Project Researcher: Chris Williamson
The research in this project has been developing a novel method if ion beam patterning in order to position carbon nanotubes (CNTs) in a pre-determined location. The CNTs were initially grown using an ion catalyst but the resultant structures were very fine and relied on Van der Waals forces to maintain their upright stance. Although a field of CNTs and patterning of the catalyst were achieved independently, combining the techniques together in an attempt to achieve freestanding aligned CNTs resulted in a lack of vertical alignment as shown in Figure 1. Figure 2 shows an attempt at massive growth on a silicon substrate with a nickel catalyst.
It was determined that the lack of alignment could be due to insufficient structural stability in the CNT, a lack of sufficient electric field or insufficient etching of the catalyst to form nanoparticles.
Read more about this stage of the project in the Mid-Term Report 2014.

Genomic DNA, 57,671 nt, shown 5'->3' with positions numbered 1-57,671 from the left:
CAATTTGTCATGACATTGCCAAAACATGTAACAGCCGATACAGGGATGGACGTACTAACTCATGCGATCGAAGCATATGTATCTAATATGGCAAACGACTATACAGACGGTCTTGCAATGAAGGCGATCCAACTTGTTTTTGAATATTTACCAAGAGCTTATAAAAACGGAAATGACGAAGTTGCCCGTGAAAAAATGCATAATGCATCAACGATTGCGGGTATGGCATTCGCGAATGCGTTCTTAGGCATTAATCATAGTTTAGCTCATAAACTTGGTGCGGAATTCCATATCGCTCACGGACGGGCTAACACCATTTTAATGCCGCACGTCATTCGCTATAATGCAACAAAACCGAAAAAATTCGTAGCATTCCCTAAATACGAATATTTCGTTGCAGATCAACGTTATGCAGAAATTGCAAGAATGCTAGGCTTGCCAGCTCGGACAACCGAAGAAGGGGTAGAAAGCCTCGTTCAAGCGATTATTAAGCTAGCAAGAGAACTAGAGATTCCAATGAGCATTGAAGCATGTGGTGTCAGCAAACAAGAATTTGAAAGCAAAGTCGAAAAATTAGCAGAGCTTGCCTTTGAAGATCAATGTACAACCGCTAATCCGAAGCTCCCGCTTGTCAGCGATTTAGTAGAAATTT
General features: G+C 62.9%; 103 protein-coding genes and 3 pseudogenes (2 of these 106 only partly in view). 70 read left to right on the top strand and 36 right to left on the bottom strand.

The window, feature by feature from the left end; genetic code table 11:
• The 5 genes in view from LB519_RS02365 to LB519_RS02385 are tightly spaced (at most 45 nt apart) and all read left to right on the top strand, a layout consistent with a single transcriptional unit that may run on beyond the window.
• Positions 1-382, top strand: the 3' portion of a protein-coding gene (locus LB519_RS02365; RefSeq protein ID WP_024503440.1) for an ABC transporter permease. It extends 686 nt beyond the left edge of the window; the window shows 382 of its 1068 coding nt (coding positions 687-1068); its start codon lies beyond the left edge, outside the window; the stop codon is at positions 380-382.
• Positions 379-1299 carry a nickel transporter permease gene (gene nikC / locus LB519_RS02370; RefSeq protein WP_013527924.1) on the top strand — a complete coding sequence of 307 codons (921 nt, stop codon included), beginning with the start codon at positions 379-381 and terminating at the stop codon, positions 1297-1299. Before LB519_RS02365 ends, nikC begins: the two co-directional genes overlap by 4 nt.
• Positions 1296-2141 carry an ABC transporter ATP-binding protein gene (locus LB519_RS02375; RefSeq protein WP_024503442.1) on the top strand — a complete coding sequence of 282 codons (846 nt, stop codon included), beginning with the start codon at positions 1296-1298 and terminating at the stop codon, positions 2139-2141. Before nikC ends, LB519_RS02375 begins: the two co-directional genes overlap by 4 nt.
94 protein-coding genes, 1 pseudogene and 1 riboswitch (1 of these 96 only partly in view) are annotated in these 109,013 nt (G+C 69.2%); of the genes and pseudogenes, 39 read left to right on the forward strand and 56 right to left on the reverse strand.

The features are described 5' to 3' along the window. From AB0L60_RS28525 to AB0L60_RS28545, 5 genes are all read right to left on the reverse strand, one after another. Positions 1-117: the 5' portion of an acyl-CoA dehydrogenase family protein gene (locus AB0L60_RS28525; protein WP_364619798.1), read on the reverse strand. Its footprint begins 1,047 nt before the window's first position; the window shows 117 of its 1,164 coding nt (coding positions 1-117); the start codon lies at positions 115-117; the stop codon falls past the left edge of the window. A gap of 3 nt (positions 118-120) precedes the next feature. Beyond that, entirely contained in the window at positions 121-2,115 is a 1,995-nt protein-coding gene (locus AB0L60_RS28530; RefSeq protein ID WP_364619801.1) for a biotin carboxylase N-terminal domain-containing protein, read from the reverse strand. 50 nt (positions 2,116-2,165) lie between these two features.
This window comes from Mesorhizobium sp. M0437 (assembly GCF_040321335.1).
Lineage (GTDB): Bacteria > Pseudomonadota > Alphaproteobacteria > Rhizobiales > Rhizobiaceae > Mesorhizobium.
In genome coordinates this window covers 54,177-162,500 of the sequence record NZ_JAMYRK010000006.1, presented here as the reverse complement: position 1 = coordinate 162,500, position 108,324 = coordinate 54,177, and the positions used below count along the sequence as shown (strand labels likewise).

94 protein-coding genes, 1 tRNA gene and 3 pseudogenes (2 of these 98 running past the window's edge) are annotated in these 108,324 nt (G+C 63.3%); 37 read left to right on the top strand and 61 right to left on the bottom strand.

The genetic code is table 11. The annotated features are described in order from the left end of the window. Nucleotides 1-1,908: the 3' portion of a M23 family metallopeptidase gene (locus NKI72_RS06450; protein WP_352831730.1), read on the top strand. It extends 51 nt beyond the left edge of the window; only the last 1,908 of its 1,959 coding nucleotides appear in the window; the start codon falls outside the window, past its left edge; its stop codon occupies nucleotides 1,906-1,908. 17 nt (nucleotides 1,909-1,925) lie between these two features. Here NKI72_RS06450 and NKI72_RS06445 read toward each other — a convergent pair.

In order to have a degree of control of field emission, it was determined that a conductive underlayer to the catalyst was required which would enable a circuit to be patterned prior to CNT growth. Figure 3 demonstrates growth using titanium which is whispy and it was not possible to improve on this result. The reason for this is that the nickel catalyst layer diffuses into the Ti underlayer and the resultant catalyst sites are very small. Similar problems were found with all metals. It was found that an oxide based underlayer yields good growth (Figure 4) and when the layer is thinner than 4nm electrons can tunnel through to a metal layer below. Unfortunately around the same threshold, the oxide layer is too thin to improve growth and diffusion of the catalyst into the metal underlayer is dominant. The solution to the problem was to use indium tin oxide (ITO) as an underlayer (Figure 5) which is conductive and also an oxide. A 10nm ITO layer with 6nm Ni catalyst layer yielded uniform vertically aligned CNTs on a conductive material which is an ideal platform to build a field emission circuit onto.Read more about this project in the Centre’s 2014-2015 annual report.